Gulf Oil Kill
BP says it's in the final stages of permanently sealing the once-leaking Gulf oil well...
Gulf Coast -- BP is the final stages of permanently sealing the blown out well in the Gulf. With the Static Kill complete, engineers are working toward what they call a Bottom Kill: drilling into the bottom of the well and sealing it with mud and cement. BP is so confident, in fact, they are sending their Chief Operating Officer back to Houston.
The cement is in place and holding. The oil has been pushed back below the floor of the Gulf and now crews seem to have the upper hand on the spill.
Doug Suttles, BP’s Chief Operating Officer, says "static kill, the job went very well."
So well that after 109 days, Doug Suttles is leaving the Gulf to return to his office job, as BP's chief operating officer.
Mr. Suttles says "clearly we feel like its moving to a new phase because its been 3 weeks since we've seen oil flowing out into the sea."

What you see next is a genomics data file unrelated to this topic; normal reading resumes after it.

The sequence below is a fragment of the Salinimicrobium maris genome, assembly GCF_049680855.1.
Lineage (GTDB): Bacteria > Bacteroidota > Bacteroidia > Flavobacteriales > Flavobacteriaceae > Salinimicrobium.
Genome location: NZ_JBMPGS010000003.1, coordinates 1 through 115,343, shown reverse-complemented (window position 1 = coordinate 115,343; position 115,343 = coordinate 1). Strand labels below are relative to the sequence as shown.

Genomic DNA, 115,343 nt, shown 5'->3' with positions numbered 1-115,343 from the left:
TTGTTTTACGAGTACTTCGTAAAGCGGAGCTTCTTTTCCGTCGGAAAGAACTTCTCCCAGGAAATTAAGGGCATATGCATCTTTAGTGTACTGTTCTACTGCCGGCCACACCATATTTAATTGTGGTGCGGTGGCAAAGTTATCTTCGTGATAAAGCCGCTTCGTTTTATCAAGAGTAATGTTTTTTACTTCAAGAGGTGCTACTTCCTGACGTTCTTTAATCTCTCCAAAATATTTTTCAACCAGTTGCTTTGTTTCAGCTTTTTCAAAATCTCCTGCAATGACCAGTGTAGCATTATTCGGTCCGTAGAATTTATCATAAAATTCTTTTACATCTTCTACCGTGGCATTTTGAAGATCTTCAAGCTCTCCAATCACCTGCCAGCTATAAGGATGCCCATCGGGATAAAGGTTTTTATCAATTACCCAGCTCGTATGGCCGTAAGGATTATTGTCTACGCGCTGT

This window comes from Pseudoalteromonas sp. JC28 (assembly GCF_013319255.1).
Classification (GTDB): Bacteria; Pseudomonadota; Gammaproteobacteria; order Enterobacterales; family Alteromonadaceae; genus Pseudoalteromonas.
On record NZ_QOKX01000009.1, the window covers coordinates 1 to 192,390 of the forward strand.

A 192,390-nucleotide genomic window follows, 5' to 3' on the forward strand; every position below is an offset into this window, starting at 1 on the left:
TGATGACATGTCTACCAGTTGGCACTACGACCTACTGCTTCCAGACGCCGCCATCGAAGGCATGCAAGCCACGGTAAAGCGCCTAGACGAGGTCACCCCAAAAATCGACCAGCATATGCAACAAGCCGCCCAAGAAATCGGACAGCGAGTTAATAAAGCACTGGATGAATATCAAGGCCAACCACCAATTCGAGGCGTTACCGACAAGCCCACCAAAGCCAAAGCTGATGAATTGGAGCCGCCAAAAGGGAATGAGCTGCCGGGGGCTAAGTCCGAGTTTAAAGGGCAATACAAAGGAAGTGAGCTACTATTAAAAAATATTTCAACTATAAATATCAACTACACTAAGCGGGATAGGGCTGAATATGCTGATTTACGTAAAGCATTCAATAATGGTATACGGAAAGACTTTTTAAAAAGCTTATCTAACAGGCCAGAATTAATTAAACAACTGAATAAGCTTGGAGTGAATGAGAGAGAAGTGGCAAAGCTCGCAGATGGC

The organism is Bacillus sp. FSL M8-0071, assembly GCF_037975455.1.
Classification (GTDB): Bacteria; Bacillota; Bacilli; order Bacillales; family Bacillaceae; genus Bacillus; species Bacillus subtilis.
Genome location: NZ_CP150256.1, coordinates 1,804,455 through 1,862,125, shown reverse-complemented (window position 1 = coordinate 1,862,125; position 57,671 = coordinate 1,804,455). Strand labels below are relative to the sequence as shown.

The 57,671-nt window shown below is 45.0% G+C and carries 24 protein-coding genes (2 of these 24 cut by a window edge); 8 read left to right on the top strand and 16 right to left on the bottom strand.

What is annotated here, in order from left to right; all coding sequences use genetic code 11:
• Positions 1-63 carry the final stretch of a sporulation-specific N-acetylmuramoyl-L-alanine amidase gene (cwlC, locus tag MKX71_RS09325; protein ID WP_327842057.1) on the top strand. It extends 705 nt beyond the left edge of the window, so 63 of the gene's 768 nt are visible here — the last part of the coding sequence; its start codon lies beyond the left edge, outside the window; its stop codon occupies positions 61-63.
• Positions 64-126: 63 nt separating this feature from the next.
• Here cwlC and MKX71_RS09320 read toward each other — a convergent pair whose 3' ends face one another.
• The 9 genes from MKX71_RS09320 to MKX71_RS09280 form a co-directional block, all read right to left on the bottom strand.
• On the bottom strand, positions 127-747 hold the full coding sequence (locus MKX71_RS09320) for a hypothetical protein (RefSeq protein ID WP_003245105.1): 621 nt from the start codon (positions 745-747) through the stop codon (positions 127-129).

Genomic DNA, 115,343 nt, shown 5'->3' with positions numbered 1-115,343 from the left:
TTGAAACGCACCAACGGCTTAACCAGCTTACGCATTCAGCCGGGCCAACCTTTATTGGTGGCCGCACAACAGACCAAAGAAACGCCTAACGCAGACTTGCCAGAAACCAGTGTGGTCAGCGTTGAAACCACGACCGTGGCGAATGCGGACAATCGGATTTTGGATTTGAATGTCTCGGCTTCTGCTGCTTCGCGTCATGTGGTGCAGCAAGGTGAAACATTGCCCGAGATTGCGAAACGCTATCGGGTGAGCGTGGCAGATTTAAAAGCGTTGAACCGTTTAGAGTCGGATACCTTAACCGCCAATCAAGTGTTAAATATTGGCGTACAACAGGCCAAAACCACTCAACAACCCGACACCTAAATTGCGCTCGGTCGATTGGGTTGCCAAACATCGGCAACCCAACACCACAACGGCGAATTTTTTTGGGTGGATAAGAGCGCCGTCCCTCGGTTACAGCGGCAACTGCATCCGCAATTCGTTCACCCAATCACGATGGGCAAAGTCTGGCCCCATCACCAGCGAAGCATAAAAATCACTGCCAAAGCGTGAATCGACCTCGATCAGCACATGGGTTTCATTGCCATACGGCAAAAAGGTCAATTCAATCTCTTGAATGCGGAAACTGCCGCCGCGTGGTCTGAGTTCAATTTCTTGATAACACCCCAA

A phase that began a few days ago with a show of force at the White House. Incident Commander Thad Allen announcing drilling mud was holding back the crude.
The directors of NOAA and the EPA using charts to show 75% of the oil in the Gulf is now gone.
Charter Boat Captain Mike Frenette says "I'm not buying it all because one thing I don't know where they are getting their math from."
But today, Suttles reinforced the idea that most of the crude has been cleaned-up.
Mr. Suttles says "we don't have oil out on the open water anymore, but we still have a lot of work around the shoreline."
Charter Captain Mike Frenette says BP needs to take a closer look.
Mr. Frenette says "I came through area two days ago there was probably 2 1/2 miles to 3 miles of oil that was on the surface."
But it's the oil they can't see that worries many along the Gulf Coast the most.
Mr. Frenette says "it's coming from below. They don't see it coming."
And the fear here is that the oil will keep coming for a long time.